Prime Minister Jüri Ratas (Center Party) said the agreements on the new long-term (2021-2027) budget (MFF) which were reached by the leaders of the European Union do not directly create pan-European taxes. The closest to this is the inclusion of unused plastic in the EU budget when calculating the amount to be paid by each country.
Ratas said at a press conference on Tuesday: "The decision of the MFF and the restart plan does not include an EU tax. The calculation of the state contribution in the next budget is based on one component which is plastic."
Ratas added the main component in calculating national contributions is Gross National Income (GNI). This formula is supplemented by the factor of unrecycled plastic where the state has to pay an additional 80 cents to the budget for every kilogram of unused plastic.
According to the Prime Minister, the European Commission has proposed a formula for how much plastic is calculated and Estonia has agreed to the directive. Ratas added: "I do not believe this principle is wrong – the goal is to have less unrecycled plastic. But we realized that there will be no new taxes across Europe."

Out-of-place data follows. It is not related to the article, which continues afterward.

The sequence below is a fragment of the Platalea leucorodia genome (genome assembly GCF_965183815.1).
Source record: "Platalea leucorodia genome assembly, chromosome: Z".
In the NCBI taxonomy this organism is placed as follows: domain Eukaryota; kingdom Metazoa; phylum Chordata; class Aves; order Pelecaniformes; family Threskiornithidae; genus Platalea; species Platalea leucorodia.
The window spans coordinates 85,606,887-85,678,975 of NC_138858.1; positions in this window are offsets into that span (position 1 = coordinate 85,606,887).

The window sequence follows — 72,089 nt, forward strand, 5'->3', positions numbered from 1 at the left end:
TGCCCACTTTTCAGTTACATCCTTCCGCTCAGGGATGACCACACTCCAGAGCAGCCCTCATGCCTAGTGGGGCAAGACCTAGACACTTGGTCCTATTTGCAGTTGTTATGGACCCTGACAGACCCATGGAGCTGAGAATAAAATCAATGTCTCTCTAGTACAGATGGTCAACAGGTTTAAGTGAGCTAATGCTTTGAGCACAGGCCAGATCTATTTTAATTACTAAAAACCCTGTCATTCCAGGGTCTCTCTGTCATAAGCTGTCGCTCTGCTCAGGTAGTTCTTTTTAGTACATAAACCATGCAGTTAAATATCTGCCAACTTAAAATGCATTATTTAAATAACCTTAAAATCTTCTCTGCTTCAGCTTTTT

He said: "The original proposal of Charles Michel, the President of the Council, was when any country wishes to receive support from the Just Transition Fund (JTF), the most affected regions of the climate action must adopt the target of national climate neutrality for 2050."
In order to get support from JTF, the country must agree to the commonly agreed climate neutrality target for 2050 in the EU. Poland is the only country that has not agreed with it.
Ratas said Estonia has the right to receive approximately €340 million through the Just Transition Fund to support Ida-Viru County, which is experiencing difficulties mainly due to its shrinking oil shale industry.
He emphasized: "In general, the restart plan sounded strong and we need to work on to get a green investment and better economy."
The Prime Minister said countries did not agree on a pan-European tax during discussions.
The European Commission will continue to address the issue of pan-European taxes in the future.
At the Council meeting, the national leaders agreed the EU's budget for the next seven years would be €1.074 trillion. In addition, a €750 billion economic recovery fund will be created. Of this, €390 billion will be given out as grants and €360 million in the form of loan aid.
Editor: Katriin Eikin Sein